Not seriously, was my answer. And that was fudging things a bit!
Well, to make this long story shorter, I faked my way through the Bach WTC Prelude in c minor by memory on a piano, and Dr. Speller welcomed me into his studio.
Just two-and-a-half years later, I was performing Cesar Franck's Piece Heroique, Buxtehude's Praeludium in g, and L'Anglais' Epilogue from Hommage a Frescobaldi (Pedal Solo) on that very organ.
And how I got from there to where I am now is another, utterly boring story.
Seems familiar, no?
My favorite is the side-by-side flyby photo of the A-10 Warthog and the P-51 Mustang.
Little Miss Attila pointed out in a comment that her browser (IE/Mac) rendered this blog so that my right links column was impinging on the text in the main body. I've tried to fix that by defining actual (rather than percentage-based) div and margin widths in the stylesheet; I hope the layout looks OK now. Please comment if it doesn't!
(I already know that my Texas flag banner is broken in Opera - there's a big gap between the blue field and the white and red stripes - but it renders perfectly in IE6/Windows and Firefox, the two browsers that I figure most readers probably use).
If you are a Mac user with Safari or IE (or Firefox!) I would love to hear how the page looks. One reason I'm trying to stick to pure CSS and avoid HTML tables is to prove that an amateur like me can stick to standards and best design practices.
P.S. Attila Girl also helpfully pointed out that I didn't have an email link on my page. I have now fixed that. Please feel free to send me an email if you don't want to leave a public comment.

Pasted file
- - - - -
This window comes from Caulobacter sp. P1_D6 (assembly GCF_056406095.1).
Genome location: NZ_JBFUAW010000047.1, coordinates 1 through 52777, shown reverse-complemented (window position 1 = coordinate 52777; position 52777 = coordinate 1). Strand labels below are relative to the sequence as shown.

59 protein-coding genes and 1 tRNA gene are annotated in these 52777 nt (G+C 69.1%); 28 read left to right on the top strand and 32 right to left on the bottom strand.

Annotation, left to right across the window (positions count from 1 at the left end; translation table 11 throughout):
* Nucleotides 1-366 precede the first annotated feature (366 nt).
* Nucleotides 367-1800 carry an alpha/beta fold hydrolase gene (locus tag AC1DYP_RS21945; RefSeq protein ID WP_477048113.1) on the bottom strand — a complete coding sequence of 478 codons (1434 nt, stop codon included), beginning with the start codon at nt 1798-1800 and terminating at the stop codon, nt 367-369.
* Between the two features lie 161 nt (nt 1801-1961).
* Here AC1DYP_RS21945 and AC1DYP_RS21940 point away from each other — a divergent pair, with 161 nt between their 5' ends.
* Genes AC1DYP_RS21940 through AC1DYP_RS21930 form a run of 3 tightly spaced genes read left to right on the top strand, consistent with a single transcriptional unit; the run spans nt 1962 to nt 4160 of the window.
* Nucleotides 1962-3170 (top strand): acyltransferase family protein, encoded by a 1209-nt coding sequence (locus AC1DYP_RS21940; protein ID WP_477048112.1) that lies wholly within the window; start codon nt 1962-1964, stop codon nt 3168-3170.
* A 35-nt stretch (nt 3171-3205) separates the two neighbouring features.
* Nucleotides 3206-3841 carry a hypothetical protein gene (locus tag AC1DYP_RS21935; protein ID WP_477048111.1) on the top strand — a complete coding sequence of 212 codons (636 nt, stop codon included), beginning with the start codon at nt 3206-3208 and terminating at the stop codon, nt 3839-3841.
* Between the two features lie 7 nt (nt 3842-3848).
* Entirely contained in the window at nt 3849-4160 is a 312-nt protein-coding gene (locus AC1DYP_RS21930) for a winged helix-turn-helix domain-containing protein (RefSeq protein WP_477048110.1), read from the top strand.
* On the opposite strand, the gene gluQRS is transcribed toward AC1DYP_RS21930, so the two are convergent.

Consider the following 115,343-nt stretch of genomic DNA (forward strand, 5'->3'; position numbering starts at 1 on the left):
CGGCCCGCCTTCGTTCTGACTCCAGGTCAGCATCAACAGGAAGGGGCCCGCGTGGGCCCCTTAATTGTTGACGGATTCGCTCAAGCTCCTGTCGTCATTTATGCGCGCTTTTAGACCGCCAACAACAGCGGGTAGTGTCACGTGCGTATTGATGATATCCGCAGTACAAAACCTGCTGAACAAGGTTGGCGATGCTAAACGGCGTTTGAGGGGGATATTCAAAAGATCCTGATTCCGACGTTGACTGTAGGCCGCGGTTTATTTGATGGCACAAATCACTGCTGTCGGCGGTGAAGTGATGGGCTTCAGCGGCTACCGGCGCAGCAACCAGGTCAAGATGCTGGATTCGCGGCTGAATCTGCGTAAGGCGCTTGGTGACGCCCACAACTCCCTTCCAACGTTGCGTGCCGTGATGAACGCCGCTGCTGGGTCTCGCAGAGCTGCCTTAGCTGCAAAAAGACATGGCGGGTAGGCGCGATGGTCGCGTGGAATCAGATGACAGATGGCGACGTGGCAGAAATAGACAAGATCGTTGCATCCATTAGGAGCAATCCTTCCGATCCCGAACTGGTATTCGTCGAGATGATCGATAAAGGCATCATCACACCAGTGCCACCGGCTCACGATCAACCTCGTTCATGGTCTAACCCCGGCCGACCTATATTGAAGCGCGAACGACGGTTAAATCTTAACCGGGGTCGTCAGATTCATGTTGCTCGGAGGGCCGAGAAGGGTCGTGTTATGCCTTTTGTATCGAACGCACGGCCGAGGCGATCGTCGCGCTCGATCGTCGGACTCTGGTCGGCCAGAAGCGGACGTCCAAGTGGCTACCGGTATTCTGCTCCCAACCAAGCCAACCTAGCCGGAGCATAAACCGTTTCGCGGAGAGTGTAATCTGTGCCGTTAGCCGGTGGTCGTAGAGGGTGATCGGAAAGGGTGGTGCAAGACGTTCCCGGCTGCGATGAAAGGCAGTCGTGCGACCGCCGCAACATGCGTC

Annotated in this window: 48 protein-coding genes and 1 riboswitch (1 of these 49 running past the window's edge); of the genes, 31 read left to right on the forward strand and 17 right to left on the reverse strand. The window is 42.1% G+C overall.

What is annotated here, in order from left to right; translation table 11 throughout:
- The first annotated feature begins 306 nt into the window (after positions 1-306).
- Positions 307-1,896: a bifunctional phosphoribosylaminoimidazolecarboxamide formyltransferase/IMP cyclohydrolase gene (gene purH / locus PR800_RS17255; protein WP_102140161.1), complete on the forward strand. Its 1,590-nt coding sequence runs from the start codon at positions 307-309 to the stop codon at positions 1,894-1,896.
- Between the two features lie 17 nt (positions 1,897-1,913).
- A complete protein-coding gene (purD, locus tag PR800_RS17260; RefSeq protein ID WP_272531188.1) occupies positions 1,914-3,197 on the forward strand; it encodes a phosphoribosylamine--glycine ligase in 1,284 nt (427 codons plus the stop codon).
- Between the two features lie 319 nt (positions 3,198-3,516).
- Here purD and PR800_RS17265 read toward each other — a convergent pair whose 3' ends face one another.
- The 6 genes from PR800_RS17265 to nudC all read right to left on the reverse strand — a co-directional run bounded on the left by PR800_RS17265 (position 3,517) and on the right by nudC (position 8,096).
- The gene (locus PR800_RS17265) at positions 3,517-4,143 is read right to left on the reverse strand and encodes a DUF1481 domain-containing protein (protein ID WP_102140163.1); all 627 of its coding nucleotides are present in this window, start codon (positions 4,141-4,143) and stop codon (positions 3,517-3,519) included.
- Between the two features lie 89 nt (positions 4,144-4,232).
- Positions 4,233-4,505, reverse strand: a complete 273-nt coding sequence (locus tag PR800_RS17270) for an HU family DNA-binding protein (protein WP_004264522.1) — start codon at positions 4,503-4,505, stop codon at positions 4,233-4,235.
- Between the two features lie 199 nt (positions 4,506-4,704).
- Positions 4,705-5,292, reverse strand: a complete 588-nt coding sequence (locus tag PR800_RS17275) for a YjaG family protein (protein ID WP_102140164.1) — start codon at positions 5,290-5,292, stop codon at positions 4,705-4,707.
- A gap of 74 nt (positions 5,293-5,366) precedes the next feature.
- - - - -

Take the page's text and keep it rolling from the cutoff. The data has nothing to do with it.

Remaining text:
As a lawyer, I am accustomed to some good lawyer jokes.
But I never knew there were actuarial jokes.
Ever wondered how to read military ranks?
He briefly lays out the historical development of and reasons for the western fetishization of "national sovereignty" as a reaction to the suicidial wars Europe committed against itself from the 17th through the 20th centuries.
He traces the development of the "religion" of transnationalism from WWI on and explains that the United Nations' failure to live up to its obligation, its promise to enforce collective self-defense, has given rise to a new doctrine of "righteous retribution" by a world power -- the United States. He has some misgivings that the vigilante USA is doing what the lawful authorities should be handling, but in all seems supportive of America's efforts in doing what must be done.
As they say, read the whole thing.
So Bob Dylan is the new pitchman for Victoria's Secret.
Bob Dylan's voice and face are two things I'd rather not associate with sexy lingerie, thank you very much. I much preferred the "What is Sexy" campaign (about which Jonah Goldberg had a few entertaining words).
I also think they got the wrong Brazilian supermodel. They should have gone with this blog author's previously-noted favorite, Alessandra Ambrosio, who looks a lot cuter and lacks the awful collagen trout pout that so many models and actresses, including Lima, have these days.
(Confession - I cribbed the title of this post from this Swiss article -- Bob Dylan kennt Victorias Geheimnis -- about the Dylan spot. Don't you love the Internet?)
Scaled Composites' SpaceShipOne lit off its rocket again today, this time for 40 seconds. No official details have been released by ScaledComposites yet, but reports indicate that SpaceShipOne climbed past 100,000 feet at Mach 2.
Congratulations to Rutan and crew!